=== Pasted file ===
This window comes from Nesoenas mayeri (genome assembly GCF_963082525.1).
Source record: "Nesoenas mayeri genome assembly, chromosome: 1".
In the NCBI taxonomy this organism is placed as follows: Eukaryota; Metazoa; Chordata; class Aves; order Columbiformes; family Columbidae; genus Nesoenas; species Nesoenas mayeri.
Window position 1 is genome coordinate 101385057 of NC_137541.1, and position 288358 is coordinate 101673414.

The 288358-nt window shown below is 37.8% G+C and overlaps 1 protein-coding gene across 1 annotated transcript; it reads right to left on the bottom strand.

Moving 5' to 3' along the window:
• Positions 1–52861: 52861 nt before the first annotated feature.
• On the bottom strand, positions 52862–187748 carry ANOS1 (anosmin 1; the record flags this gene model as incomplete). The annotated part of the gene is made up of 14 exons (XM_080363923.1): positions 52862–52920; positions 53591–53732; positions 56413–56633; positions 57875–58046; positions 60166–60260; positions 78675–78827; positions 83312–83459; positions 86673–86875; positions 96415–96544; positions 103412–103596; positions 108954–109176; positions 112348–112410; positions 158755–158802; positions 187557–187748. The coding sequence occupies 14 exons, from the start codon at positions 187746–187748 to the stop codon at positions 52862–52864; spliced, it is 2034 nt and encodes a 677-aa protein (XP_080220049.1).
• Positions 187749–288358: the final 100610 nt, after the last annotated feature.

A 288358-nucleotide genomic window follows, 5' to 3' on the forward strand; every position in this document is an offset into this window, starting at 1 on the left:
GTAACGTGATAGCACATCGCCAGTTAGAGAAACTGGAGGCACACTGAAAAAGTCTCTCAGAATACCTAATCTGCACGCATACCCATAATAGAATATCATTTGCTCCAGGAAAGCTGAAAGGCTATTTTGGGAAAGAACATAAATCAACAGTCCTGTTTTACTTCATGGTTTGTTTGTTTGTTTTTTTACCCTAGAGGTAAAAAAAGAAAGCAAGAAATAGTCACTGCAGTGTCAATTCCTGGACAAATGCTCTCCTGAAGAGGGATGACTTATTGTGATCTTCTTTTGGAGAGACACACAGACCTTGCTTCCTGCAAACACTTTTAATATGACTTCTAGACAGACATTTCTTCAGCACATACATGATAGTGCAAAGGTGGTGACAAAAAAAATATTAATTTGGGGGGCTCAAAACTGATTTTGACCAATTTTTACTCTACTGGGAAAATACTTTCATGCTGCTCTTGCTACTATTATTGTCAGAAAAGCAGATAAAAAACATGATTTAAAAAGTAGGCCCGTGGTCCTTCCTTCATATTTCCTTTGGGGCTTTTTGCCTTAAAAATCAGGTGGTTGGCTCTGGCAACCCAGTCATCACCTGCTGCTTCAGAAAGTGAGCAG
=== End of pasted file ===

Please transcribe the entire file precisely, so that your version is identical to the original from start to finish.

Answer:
This window comes from Nesoenas mayeri (genome assembly GCF_963082525.1).
Source record: "Nesoenas mayeri genome assembly, chromosome: 1".
In the NCBI taxonomy this organism is placed as follows: Eukaryota; Metazoa; Chordata; class Aves; order Columbiformes; family Columbidae; genus Nesoenas; species Nesoenas mayeri.
Window position 1 is genome coordinate 101385057 of NC_137541.1, and position 288358 is coordinate 101673414.

The 288358-nt window shown below is 37.8% G+C and overlaps 1 protein-coding gene across 1 annotated transcript; it reads right to left on the bottom strand.

Moving 5' to 3' along the window:
• Positions 1–52861: 52861 nt before the first annotated feature.
• On the bottom strand, positions 52862–187748 carry ANOS1 (anosmin 1; the record flags this gene model as incomplete). The annotated part of the gene is made up of 14 exons (XM_080363923.1): positions 52862–52920; positions 53591–53732; positions 56413–56633; positions 57875–58046; positions 60166–60260; positions 78675–78827; positions 83312–83459; positions 86673–86875; positions 96415–96544; positions 103412–103596; positions 108954–109176; positions 112348–112410; positions 158755–158802; positions 187557–187748. The coding sequence occupies 14 exons, from the start codon at positions 187746–187748 to the stop codon at positions 52862–52864; spliced, it is 2034 nt and encodes a 677-aa protein (XP_080220049.1).
• Positions 187749–288358: the final 100610 nt, after the last annotated feature.

A 288358-nucleotide genomic window follows, 5' to 3' on the forward strand; every position in this document is an offset into this window, starting at 1 on the left:
GTAACGTGATAGCACATCGCCAGTTAGAGAAACTGGAGGCACACTGAAAAAGTCTCTCAGAATACCTAATCTGCACGCATACCCATAATAGAATATCATTTGCTCCAGGAAAGCTGAAAGGCTATTTTGGGAAAGAACATAAATCAACAGTCCTGTTTTACTTCATGGTTTGTTTGTTTGTTTTTTTACCCTAGAGGTAAAAAAAGAAAGCAAGAAATAGTCACTGCAGTGTCAATTCCTGGACAAATGCTCTCCTGAAGAGGGATGACTTATTGTGATCTTCTTTTGGAGAGACACACAGACCTTGCTTCCTGCAAACACTTTTAATATGACTTCTAGACAGACATTTCTTCAGCACATACATGATAGTGCAAAGGTGGTGACAAAAAAAATATTAATTTGGGGGGCTCAAAACTGATTTTGACCAATTTTTACTCTACTGGGAAAATACTTTCATGCTGCTCTTGCTACTATTATTGTCAGAAAAGCAGATAAAAAACATGATTTAAAAAGTAGGCCCGTGGTCCTTCCTTCATATTTCCTTTGGGGCTTTTTGCCTTAAAAATCAGGTGGTTGGCTCTGGCAACCCAGTCATCACCTGCTGCTTCAGAAAGTGAGCAG